“Out of the 200 crore, Rs 120 crore was spent on the construction and renovation of existing storm water drains and Rs 80 crore was spent on the Mambalam canal,” says MLA Karunanithi.

“I doubt if they have really spent that much money because if they did, the intensity of the inundation would have been a little less at least right?” asks Jayaraman, who, like many others, feels that the whole idea of a smart city is a farce.

It took more than three to four days for water to be pumped out of homes. Pic: Korah Abraham

Speaking to media persons after visiting the water logged areas in T Nagar, Chief Minister MK Stalin stated on November 10th that the residents were suffering due to the irregularities in the Smart City Mission and that the previous AIADMK government didn’t implement the project properly as they “took commission” and “committed scams”.

When we called an official from the Chennai Smart City Limited, he refused to comment on the whole issue. Official data on the budget spent on the various projects was also not available.

Way forward

According to the GCC engineer we spoke to, one of the things to be noted is the necessary increase in the width of the Mambalam canal near the Satyamurthy Higher Secondary School for the smooth flow of catchment water into GN Chetty road.

Secondly, he also feels that the Smart City Mission should reconsider going ahead with their plans of setting up a cycle track and walking path near the canal. “As it is, the size of the canal is not adequate to drain the water immediately. Now they want to reduce the width of the canal,” he adds. The engineer says that they plan on setting up a high power commission to decide on a complete redesign of the area.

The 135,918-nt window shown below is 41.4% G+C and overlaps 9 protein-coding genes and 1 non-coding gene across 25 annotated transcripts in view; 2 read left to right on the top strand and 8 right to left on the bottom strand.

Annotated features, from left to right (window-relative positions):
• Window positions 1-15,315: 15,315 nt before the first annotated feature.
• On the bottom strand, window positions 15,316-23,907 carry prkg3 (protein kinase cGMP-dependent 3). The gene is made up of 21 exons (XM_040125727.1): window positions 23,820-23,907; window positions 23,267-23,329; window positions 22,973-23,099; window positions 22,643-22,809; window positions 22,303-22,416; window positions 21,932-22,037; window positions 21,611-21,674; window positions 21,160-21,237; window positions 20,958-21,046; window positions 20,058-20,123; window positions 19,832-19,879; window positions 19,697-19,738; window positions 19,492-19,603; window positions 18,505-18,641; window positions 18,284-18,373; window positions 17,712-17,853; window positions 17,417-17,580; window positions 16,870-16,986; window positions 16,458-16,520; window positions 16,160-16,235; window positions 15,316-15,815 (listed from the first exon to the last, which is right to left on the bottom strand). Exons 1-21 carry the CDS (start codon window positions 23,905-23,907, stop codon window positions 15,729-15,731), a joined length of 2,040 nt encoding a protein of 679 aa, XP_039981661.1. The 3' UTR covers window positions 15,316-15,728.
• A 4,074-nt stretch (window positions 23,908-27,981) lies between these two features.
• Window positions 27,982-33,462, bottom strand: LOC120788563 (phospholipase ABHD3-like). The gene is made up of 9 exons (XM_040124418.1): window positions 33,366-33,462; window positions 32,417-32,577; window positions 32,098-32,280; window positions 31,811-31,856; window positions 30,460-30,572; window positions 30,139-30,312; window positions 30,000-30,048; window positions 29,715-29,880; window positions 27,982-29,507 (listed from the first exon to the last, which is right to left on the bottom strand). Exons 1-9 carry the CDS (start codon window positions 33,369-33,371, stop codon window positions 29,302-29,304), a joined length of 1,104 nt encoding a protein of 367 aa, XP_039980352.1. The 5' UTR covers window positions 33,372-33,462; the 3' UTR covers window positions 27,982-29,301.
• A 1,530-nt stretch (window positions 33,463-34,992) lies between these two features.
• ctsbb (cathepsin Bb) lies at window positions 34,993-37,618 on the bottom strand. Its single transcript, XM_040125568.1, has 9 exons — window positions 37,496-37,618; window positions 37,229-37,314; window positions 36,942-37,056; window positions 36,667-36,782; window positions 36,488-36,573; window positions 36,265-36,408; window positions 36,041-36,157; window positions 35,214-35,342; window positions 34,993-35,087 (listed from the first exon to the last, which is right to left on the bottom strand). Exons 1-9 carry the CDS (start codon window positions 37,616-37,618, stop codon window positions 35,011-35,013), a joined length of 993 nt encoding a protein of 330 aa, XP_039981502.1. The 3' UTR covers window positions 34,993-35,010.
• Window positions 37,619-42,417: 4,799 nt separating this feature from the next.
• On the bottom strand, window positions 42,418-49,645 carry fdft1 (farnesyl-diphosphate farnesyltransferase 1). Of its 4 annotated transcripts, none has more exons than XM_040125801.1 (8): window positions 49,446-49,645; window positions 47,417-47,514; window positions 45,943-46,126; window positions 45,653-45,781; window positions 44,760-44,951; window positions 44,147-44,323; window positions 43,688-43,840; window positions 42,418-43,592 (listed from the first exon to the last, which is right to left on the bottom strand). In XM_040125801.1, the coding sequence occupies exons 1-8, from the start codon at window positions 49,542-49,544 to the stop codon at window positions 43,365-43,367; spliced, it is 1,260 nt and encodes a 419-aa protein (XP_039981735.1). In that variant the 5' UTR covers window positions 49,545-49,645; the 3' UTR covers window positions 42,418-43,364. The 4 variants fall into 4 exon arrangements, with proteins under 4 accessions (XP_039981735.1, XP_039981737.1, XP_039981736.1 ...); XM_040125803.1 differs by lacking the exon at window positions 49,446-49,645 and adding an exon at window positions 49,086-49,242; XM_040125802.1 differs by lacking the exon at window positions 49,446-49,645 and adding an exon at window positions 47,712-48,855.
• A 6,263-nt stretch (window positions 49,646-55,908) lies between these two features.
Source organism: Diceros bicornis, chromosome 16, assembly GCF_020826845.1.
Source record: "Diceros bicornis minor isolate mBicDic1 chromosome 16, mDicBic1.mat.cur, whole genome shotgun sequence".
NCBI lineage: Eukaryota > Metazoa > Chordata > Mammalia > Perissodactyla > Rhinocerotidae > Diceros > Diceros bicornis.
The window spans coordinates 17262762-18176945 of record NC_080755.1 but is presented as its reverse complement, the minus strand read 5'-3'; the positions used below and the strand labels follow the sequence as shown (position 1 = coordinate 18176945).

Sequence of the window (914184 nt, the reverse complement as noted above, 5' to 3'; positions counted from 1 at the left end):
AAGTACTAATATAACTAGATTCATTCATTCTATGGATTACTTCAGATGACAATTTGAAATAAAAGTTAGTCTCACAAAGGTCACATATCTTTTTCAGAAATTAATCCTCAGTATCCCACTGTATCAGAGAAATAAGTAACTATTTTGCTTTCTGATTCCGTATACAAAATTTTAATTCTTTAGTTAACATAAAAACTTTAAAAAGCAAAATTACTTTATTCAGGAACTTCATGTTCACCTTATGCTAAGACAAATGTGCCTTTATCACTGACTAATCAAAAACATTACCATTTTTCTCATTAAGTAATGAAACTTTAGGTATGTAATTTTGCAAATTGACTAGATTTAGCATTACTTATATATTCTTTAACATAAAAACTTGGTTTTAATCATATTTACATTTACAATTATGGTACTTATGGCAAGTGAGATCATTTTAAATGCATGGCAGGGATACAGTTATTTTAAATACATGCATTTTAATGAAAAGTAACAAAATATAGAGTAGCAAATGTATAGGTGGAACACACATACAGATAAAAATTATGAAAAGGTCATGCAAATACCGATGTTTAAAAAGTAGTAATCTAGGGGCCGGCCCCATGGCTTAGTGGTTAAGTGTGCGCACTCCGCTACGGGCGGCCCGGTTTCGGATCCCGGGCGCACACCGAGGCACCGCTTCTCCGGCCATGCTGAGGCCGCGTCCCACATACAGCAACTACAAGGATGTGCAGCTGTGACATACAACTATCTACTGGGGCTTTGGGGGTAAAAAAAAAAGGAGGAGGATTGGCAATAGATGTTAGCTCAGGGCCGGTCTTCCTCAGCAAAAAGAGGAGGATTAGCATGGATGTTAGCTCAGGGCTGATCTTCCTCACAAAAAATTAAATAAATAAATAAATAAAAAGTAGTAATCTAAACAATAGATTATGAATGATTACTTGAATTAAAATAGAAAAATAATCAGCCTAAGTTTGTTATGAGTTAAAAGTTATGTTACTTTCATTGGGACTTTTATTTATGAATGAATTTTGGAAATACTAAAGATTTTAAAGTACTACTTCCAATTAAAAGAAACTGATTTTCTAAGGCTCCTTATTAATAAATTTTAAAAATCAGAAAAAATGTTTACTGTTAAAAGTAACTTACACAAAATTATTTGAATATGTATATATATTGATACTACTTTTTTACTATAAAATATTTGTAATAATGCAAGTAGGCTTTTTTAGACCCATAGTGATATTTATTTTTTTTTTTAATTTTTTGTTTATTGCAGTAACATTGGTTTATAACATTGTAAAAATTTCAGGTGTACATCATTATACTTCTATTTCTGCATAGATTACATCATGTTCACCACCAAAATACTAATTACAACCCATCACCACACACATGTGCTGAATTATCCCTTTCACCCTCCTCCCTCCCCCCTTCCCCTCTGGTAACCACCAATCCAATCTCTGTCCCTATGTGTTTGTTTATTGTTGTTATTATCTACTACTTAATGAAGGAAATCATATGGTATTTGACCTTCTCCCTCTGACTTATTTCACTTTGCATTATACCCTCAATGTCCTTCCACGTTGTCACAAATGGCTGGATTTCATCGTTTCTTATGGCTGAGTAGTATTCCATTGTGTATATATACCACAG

MLA Karunanithi says that in his first speech as an MLA in the assembly, he had quoted the need for an expanded drain water system across the T Nagar constituency. “Even though the previous government had spent Rs 200 crore on the storm water system, it has not improved the capacity. Now, due to urbanisation, the number of homes in the area has also increased but the smart city projects never took the increase in number of houses under consideration. All they did was to remove old concrete and put new concrete, which is not a solution,” he said.

Meanwhile, Jayaraman feels that the TN government must terminate the smart city work in T Nagar as it has only induced further flooding. “What is the point in beautifying a city which does not have a proper drainage system and storm water drains?” he asks.

** Errata: This quote has been slightly changed from the one in the first published version, following a clarification from the resident quoted.

Also read:

About Korah Abraham 14 Articles
Korah Abraham is Reporter at Citizen Matters Chennai. He was earlier a reporter with The Newsminute and has reported on issues ranging from the Kerala floods in 2018 and 2019, politics, crime and society. Korah completed his graduation in Journalism, Psychology and English from Christ University, Bengaluru and a PG Diploma in New Media from the Asian College of Journalism.

1 Comment

  1. Ultimately it is the water flow path which can cause flooding. It is imperative all drains are kept debris and silt free
    What is spent for post flood manage should be spent for water pathways totally flow friendly. If the exercise of cleaning drains take place regularly in efficient manner before onset of monsoon much agony can be prevented
    But here is the catch. Civil works are most prone to cheating by contractors to garner money in collusion with officials. Even third party inspection of works during and after completion are known to have failed. Citizens supervision can be a solution to some extent.

Leave a Reply

Your email address will not be published.


*